International Women’s Day has become more widely recognised over the past decade. It has increasingly been used as a launching pad for campaigns of equality and solidarity. Big headline campaigns against sexual harassment have led to legislative success as new forms of assault such as up-skirting and image based abuse have been made illegal across the UK and Ireland.
For women and non-binary workers, IWD is a rare chance to be listened to. The intersectionality of modern feminism, whilst attempting to be inclusive, has been a luxury not always available to working class women. The exploitation of women’s labour is marginalised both in worker discourse and in feminist discourse. While the pandemic has led to support for healthcare workers, the female dominated nursing profession remains overwhelmingly overworked and underpaid. The first nursing strike in RNC history was last winter in the North of Ireland, before the pandemic.
Women workers as a whole are more likely to experience wage theft due to continued disregard of part time workers and those in the retail and service industries. Retail in particular is tangibly exploitative of its female dominated workforce. Whilst the recent conversation about sustainability has been a move in the right direction, companies have utilised greenwashing to cover continued unethical practices. Textile workers in Leicester who produce 70% of clothing for fast fashion brand ‘Boohoo’ are reportedly collectively owed millions of pounds in unpaid wages. Primark store closures during the pandemic caused a mass cancellation of orders which sent dangerous ripples across the working world. Countless textile workers in Bangladesh, Vietnam and Cambodia, who are almost exclusively women and girls, have been left at best with a hefty wage reduction and at worst been dismissed without pay.
More locally, the Irish Debenhams strikes have been a symbolic stand for not only women but workers everywhere. Despite disappearing from media headlines in the autumn, the Debehenham’s ex-workers, again, a group of largely women, is set to hit its 333 day marker on IWD. 1,500 workers at department store Debenhams and retailer Arcadia were made redundant last year. However, due to a lack of legislative protections, they were not compensated with their previously agreed redundancy packages of four weeks pay per year of service.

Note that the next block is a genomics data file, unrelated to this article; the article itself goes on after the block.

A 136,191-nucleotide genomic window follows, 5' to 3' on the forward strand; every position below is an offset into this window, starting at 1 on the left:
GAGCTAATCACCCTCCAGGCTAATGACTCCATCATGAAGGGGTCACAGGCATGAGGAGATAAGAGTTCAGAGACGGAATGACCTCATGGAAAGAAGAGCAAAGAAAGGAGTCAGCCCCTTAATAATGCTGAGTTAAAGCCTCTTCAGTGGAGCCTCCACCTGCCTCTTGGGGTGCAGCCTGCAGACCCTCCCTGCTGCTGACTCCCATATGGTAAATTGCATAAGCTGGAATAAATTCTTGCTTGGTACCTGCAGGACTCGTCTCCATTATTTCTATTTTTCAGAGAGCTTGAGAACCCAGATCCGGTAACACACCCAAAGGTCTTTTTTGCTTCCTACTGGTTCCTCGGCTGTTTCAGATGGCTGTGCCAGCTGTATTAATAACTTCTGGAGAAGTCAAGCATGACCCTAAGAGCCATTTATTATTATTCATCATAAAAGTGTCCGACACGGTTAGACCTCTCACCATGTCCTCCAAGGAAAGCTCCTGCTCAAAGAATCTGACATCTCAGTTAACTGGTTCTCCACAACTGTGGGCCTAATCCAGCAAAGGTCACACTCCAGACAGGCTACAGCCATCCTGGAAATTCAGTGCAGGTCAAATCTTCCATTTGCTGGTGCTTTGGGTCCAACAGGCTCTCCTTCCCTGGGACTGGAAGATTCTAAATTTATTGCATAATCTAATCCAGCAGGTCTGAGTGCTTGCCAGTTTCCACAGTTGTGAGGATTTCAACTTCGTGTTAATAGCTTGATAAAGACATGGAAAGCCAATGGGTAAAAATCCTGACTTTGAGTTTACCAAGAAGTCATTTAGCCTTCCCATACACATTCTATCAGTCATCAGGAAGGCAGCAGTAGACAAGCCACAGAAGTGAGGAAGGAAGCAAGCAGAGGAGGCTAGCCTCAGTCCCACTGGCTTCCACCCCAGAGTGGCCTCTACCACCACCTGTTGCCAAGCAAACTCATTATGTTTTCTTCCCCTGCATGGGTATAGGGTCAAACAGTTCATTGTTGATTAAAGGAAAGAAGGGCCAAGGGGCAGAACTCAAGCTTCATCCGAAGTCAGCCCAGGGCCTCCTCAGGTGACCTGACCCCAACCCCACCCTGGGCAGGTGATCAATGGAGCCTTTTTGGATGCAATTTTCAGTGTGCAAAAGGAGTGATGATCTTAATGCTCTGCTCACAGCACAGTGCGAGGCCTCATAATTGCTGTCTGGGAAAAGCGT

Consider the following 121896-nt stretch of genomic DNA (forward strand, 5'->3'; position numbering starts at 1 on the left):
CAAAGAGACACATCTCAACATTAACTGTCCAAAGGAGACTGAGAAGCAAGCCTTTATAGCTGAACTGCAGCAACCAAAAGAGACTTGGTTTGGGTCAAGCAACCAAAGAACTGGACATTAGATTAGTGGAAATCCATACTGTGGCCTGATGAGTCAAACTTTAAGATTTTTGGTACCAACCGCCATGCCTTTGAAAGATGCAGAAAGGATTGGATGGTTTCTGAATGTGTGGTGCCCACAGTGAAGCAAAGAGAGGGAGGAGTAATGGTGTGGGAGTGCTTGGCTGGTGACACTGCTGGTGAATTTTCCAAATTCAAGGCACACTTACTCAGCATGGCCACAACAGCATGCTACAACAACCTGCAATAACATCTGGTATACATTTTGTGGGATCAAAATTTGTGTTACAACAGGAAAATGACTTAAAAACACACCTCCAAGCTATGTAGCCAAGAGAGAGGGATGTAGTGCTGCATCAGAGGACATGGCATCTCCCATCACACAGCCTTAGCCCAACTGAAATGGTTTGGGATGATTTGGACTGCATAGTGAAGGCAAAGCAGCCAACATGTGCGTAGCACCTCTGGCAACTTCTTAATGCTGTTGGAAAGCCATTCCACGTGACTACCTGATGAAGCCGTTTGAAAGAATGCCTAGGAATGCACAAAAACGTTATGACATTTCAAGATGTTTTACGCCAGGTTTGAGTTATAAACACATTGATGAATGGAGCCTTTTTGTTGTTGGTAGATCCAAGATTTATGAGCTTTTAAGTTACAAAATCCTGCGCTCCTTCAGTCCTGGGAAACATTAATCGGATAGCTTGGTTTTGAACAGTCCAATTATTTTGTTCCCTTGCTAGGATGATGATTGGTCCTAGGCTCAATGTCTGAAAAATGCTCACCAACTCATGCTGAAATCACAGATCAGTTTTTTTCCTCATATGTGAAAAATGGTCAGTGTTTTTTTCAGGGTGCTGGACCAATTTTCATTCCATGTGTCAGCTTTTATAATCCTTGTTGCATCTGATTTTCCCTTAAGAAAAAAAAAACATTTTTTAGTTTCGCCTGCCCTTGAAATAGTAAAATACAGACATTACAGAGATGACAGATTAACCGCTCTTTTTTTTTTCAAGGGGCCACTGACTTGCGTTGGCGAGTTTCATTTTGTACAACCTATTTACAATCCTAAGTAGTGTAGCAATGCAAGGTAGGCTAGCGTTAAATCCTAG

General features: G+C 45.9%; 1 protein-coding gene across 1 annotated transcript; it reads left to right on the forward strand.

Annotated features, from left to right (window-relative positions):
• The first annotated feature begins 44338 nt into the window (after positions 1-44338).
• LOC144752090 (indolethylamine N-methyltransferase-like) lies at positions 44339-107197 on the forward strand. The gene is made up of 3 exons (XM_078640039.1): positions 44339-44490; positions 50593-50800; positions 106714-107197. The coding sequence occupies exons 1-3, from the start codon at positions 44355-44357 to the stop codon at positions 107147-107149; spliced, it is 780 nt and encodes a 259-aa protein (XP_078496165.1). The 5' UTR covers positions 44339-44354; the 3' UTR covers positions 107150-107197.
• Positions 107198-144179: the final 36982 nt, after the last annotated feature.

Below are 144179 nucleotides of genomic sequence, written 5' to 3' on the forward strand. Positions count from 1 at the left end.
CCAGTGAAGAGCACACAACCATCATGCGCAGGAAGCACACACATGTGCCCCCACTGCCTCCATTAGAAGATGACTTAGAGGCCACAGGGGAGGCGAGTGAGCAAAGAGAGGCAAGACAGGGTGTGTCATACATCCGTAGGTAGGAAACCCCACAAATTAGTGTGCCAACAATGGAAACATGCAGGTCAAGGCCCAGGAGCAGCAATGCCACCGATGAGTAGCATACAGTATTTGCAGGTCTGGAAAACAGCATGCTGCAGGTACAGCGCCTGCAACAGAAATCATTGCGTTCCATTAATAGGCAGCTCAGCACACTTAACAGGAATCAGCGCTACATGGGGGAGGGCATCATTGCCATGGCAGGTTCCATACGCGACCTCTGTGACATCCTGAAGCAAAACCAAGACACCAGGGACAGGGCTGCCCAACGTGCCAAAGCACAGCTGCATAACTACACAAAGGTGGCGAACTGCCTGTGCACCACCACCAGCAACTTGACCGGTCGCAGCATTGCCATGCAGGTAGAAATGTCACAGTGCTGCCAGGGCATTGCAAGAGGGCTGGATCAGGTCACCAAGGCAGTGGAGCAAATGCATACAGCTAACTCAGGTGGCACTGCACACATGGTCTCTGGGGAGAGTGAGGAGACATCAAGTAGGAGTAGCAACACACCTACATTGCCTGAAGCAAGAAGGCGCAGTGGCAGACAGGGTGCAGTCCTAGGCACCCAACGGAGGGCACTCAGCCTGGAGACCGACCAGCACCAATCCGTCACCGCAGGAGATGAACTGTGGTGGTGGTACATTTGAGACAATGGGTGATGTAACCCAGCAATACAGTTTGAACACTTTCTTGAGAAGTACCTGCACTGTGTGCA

The nearly year long picket has endured not only the Covid pandemic but the ebb and flow of social interest. In September 2020 the ‘Debenhams Six’ were arrested for occupying the shop space. The end of 2020 then saw the Irish government offer a €3m training fund which was rejected by a 91% majority of these workers. The demands remain clear. The workers want to be paid. “If the Government is willing to change the €3m training fund into cash then this could be finished. They keep saying they didn’t want to set a precedent. But if they could bring up €3m to pay people to do courses, why not give us the money?” says Valerie Conlon, Mandate union shop steward in Cork.
Jane Crowe, steward of Henry Street Dublin has called IWD 2021 a momentous day for the strike as a chance for the workers to be shown country wide solidarity. “The Mna laidre na hEireann have a long history of standing up and fighting for what’s right. It was the Irish Women’s Workers Union who went on strike for three months in 1945 and won the right to annual leave for all workers in Ireland. Dunnes Stores workers took action which ended zero hour contracts in 2019. And now we are fighting to ensure no other workers are treated as we have been.”
The IWW, in support of the Debenhams workers and in symbolic solidarity with our sister workers global call for the working people to show their support in whatever way they can at their local picket from 11am on IWD 8th March.
We only want the earth and pay for our sister workers!